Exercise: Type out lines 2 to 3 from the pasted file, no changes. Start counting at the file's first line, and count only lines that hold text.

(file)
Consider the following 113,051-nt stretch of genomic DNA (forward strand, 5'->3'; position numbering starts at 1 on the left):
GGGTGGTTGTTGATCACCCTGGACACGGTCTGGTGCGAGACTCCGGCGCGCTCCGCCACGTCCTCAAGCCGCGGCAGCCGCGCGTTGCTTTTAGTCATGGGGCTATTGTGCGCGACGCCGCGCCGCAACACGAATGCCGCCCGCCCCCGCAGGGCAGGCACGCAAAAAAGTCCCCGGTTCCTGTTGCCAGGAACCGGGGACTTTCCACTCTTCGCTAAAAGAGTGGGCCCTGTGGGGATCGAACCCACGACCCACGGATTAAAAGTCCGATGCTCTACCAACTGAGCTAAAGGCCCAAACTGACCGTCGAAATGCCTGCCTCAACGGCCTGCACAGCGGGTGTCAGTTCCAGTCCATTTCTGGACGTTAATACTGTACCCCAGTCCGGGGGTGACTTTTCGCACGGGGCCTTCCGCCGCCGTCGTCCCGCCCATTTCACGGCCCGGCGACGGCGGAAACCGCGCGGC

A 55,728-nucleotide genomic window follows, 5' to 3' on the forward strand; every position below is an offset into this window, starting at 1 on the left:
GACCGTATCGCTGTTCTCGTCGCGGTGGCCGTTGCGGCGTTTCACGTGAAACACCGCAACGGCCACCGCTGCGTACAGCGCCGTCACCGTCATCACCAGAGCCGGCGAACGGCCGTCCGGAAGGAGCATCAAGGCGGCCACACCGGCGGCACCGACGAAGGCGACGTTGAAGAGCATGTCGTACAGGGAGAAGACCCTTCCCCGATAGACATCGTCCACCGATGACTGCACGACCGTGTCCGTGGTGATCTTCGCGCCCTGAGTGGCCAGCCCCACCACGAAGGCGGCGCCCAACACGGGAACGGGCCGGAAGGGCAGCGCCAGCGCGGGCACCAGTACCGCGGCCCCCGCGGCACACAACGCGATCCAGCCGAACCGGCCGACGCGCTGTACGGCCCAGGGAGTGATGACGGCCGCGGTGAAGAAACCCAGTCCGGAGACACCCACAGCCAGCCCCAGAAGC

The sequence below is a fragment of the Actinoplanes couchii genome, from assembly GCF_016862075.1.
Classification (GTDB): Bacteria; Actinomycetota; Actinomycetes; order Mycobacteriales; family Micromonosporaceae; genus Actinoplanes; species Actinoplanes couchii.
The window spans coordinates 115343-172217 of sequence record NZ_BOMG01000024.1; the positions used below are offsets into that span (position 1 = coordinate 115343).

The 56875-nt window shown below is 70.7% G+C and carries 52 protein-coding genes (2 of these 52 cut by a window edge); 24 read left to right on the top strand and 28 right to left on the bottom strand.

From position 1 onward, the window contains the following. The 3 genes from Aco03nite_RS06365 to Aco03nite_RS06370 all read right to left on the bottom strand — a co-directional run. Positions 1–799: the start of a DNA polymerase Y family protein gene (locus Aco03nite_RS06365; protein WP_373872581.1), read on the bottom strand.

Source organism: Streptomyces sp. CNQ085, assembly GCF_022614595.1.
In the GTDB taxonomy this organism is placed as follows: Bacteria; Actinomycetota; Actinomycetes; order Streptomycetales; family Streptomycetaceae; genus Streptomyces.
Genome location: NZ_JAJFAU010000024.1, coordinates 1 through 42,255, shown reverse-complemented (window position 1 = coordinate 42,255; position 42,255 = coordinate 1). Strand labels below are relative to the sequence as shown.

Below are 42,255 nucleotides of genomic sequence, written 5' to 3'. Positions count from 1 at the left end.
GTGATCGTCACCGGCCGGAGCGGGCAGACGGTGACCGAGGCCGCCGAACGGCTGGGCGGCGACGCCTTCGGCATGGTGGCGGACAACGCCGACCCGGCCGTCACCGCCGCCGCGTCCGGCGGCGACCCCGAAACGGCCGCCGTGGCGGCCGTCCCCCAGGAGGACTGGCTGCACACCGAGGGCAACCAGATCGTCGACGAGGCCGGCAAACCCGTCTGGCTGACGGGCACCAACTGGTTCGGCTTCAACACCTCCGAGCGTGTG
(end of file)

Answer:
GGGTGGTTGTTGATCACCCTGGACACGGTCTGGTGCGAGACTCCGGCGCGCTCCGCCACGTCCTCAAGCCGCGGCAGCCGCGCGTTGCTTTTAGTCATGGGGCTATTGTGCGCGACGCCGCGCCGCAACACGAATGCCGCCCGCCCCCGCAGGGCAGGCACGCAAAAAAGTCCCCGGTTCCTGTTGCCAGGAACCGGGGACTTTCCACTCTTCGCTAAAAGAGTGGGCCCTGTGGGGATCGAACCCACGACCCACGGATTAAAAGTCCGATGCTCTACCAACTGAGCTAAAGGCCCAAACTGACCGTCGAAATGCCTGCCTCAACGGCCTGCACAGCGGGTGTCAGTTCCAGTCCATTTCTGGACGTTAATACTGTACCCCAGTCCGGGGGTGACTTTTCGCACGGGGCCTTCCGCCGCCGTCGTCCCGCCCATTTCACGGCCCGGCGACGGCGGAAACCGCGCGGC

A 55,728-nucleotide genomic window follows, 5' to 3' on the forward strand; every position below is an offset into this window, starting at 1 on the left: